Legacy Foundation Action Fund v. Citizens Clean Elections Commission – 1/25/2018

February 7, 2018

Arizona Supreme Court holds that a party’s failure to timely file an appeal from an agency decision deprives the appellate court of jurisdiction to hear the appeal, even when the agency’s jurisdiction is challenged.

In 2014, a complaint was filed with the Clean Elections Commission (the “Commission”) against Appellant Legacy Foundation Action Fund (“LFAF”) based on a television ad funded by LFAF.  After administrative proceedings, the Commission found that LFAF failed to file certain disclosure reports required by the Clean Elections Act (the “Act”) and assessed a civil penalty against LFAF.  After an administrative hearing before an ALJ, the Commission affirmed its penalty order and entered a final administrative decision against LFAF on March 27, 2015.  LFAF filed an appeal in the superior court eighteen days after the Commission’s final order was issued.  The superior court dismissed LFAF’s appeal, because LFAF did not file its appeal within the fourteen day time frame set forth in the Act, A.R.S. § 16-957(B).  The Court of Appeals affirmed. 

The Supreme Court accepted review and affirmed.  Although LFAF argued that its untimely filing did not preclude it from challenging the Commission’s jurisdiction, the Court held that “[f]ailure to file a timely appeal from an agency decision deprives the [superior] court of jurisdiction to hear the appeal, including issues of agency jurisdiction.”  LFAF claimed that it should be permitted to challenge the Commission’s jurisdiction because, it argued, A.R.S. §12-902(B) provided an open-ended exemption for a party to challenge the jurisdiction of an administrative agency.  The Court rejected this argument, noting that §12-902(B) does not apply where, as here, “a statute creating an agency prescribes its own time limits for appeals.”  The Court further concluded that, even if § 12-902(B) did apply, its plain language does not support the interpretation advanced by LFAF and expressly disavowed contrary language from two Court of Appeals opinions relied upon by LFAF.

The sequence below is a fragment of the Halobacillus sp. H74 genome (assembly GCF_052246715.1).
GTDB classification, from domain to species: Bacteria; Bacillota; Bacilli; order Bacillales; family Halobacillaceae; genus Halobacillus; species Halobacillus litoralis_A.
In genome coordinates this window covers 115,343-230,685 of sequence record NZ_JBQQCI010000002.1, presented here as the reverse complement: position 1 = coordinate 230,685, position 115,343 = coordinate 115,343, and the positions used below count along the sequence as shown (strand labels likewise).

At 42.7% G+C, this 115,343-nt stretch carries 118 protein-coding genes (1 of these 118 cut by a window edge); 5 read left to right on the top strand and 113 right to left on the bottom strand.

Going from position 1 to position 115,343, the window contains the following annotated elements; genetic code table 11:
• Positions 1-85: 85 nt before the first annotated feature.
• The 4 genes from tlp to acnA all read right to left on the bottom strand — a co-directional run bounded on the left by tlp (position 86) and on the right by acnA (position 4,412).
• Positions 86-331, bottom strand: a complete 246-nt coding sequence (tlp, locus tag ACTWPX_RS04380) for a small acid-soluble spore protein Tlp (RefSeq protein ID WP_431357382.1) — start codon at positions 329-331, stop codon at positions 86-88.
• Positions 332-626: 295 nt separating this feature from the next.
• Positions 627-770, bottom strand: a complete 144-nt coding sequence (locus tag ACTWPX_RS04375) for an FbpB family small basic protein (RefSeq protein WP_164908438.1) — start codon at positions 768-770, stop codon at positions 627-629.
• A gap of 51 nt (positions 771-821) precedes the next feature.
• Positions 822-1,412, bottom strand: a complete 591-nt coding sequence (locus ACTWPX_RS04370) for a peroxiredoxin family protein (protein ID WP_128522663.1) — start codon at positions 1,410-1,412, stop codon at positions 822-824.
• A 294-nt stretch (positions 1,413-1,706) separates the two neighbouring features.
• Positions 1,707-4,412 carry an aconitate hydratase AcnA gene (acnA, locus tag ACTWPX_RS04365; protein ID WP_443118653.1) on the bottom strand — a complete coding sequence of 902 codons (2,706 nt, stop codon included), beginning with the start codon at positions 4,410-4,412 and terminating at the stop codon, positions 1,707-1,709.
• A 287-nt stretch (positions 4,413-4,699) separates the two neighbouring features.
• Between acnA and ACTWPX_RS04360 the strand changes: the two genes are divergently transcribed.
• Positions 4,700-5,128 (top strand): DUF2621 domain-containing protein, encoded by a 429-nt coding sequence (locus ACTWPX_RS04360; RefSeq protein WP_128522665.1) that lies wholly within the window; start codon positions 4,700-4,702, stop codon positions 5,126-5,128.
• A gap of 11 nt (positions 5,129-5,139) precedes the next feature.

Justice Bolick authored the unanimous opinion of the Court.